Federal Law Alert: Misclassifying Workers as Independent Contractors Does Not Violate NLRA
On August 29, 2019, the National Labor Relations Board (NLRB) released its holding in Velox Express, Inc., 15-CA-184006, 368 NLRB No. 61, where it found that employers do not violate the National Labor Relations Act (NLRA) solely by misclassifying employees as independent contractors. The NLRB majority held that an employer’s communication to its workers of its opinion that they are independent contractors does not, standing alone, violate the NLRA if that opinion turns out to be mistaken. According to the decision, such communication does not inherently threaten those employees with termination or other adverse action if they engage in activities protected by the NLRA, nor does it communicate that it would be futile for them to engage in such activities.
In Velox Express, the NLRB applied its recent decision in SuperShuttle DFW, Inc., 367 NLRB No. 75 (2019), to find that the workers were employees and not independent contractors, and thus protected by the NLRA. Based on that determination, it held that the employer violated the NLRA when it discharged one of these employees for bringing to management’s attention group complaints about the way the employer was treating its workers. However, the NLRB majority held that the employer’s misclassification of its employees as independent contractors was not a separate violation.
Proposed Rules Regarding FLSA
On August 12 and August 15, 2019, the U.S. Department of Labor, Wage and Hour Division (WHD) submitted the following Notices of Proposed Rulemaking (NPRM) related to the Fair Labor Standards Act (FLSA):
RIN 1235-AA20: Under this NPRM, the WHD is seeking to determine the appropriate salary level for exemption of executive, administrative, and professional employees.
RIN 1235—AA31: Under this NPRM, the WHD is proposing to revise 29 C.F.R. § 778.114, which provides an alternative method for calculating overtime pay under the FLSA for employees whose work hours fluctuate from week to week. However, this method is not available to employers who compensate their employees with bonuses or other incentive-based pay. The WHD proposes to revise these regulations to grant employers flexibility to provide additional forms of compensation to employees whose hours vary from week to week.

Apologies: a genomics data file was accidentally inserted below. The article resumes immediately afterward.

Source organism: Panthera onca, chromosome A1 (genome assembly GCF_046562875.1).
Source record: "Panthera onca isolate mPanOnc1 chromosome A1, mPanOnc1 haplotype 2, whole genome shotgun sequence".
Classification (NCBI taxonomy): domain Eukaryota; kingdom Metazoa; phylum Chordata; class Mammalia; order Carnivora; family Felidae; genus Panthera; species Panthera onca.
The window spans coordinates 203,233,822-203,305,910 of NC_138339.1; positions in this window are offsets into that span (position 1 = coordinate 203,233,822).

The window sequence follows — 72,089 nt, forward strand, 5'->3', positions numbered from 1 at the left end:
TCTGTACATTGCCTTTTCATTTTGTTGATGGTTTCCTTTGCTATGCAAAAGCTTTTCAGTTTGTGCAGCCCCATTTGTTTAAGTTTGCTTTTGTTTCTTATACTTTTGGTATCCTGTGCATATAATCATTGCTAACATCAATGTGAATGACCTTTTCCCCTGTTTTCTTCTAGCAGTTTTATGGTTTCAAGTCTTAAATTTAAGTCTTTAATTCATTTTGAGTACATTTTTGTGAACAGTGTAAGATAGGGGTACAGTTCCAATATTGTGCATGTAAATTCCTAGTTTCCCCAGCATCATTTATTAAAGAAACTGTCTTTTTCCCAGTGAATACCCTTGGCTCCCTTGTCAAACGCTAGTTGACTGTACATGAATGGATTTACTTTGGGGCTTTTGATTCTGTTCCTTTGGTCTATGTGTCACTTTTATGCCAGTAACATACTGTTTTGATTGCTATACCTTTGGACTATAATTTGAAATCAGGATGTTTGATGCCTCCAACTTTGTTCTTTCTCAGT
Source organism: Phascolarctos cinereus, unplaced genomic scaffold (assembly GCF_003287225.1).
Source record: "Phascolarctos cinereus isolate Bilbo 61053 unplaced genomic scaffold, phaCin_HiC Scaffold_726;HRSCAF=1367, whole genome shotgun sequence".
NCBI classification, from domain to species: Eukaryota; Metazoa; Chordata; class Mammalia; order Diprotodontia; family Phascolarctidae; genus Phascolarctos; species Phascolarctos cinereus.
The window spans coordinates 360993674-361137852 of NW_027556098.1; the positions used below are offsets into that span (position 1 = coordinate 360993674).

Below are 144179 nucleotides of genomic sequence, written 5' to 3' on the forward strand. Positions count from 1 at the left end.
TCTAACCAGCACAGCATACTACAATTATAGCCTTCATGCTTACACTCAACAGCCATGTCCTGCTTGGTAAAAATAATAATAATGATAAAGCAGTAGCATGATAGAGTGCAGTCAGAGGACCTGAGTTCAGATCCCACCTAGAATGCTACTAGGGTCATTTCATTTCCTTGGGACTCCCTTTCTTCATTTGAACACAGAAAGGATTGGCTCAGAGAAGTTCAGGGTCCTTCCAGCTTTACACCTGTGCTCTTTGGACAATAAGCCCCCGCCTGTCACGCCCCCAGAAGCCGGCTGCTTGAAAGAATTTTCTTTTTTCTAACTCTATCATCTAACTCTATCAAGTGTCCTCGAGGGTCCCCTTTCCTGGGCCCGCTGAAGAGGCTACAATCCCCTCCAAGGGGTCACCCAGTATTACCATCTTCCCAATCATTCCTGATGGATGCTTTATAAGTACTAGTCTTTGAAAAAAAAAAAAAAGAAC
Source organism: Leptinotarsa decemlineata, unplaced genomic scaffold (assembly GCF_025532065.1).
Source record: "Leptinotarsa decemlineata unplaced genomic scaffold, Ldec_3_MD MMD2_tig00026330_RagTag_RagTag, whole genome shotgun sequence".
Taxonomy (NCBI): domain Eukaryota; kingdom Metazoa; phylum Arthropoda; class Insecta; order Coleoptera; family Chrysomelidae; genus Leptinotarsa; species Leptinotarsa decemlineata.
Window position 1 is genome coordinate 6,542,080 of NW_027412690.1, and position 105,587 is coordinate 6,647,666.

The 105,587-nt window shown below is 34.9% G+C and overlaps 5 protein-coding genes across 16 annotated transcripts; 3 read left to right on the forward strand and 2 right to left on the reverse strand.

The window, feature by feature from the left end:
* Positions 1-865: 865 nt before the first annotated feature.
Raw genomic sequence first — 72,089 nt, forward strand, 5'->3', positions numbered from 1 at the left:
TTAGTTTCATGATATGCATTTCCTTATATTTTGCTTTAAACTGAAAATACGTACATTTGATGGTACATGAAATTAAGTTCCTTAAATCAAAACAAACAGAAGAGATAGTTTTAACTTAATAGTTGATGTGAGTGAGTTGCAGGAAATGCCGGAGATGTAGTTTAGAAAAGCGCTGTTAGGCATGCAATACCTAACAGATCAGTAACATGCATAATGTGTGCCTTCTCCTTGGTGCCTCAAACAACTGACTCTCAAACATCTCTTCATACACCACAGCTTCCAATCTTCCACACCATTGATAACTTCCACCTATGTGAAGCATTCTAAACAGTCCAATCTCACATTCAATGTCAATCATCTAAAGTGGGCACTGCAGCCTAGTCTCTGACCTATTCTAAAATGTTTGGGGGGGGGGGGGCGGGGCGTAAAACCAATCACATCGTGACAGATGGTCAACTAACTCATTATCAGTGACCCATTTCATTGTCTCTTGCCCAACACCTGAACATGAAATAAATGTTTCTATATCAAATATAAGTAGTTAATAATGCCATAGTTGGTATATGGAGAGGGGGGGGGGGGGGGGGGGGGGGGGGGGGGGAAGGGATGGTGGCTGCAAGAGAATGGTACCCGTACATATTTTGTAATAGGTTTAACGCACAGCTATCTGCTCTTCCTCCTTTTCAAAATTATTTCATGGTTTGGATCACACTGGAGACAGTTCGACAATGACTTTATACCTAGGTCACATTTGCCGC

Both NPRMs are pending review.
NLRB Decides First Mandatory Arbitration Case Following Supreme Court’s Epic Systems Ruling
On August 14, 2019, the National Labor Relations Board released its decision in Cordua Restaurants Inc., 368 NLRB No. 43 (2019) addressing mandatory arbitration agreements, as follows:
Employers are not prohibited under the National Labor Relations Act (NLRA) from informing employees that failing or refusing to sign a mandatory arbitration agreement will result in their discharge.
Employers are not prohibited under the NLRA from promulgating mandatory arbitration agreements in response to employees opting in to a collective action under the Fair Labor Standards Act or state wage-and-hour laws.
Employers are prohibited from taking adverse action against employees for engaging in concerted activity by filing a class or collective action, consistent with the Board’s long-standing precedent.
This decision was the first to address the lawfulness of employer conduct surrounding mandatory arbitration agreements since the Supreme Court’s Epic Systems ruling issued in 2018. In Epic Systems v. Lewis, the Court held that class- and collective-action waivers in mandatory arbitration agreements do not violate the NLRA.
Read the decision
NLRB Proposes Rulemaking
On August 9, 2019, the National Labor Relations Board (NLRB) announced that it is publishing a Notice of Proposed Rulemaking (NPRM) on August 12, 2019, in the Federal Register proposing amendments to Part 103 of its Rules and Regulations. According to the NLRB, the proposed amendments are intended to protect employees’ statutory right of free choice on questions concerning representation.
As detailed in the NPRM, the Board majority is proposing the following amendments:
Blocking Charge Policy: The NPRM proposes replacing the current blocking charge policy with a vote-and-impound procedure. Elections would no longer be blocked by pending unfair labor practice charges, but the ballots would be impounded until the charges are resolved.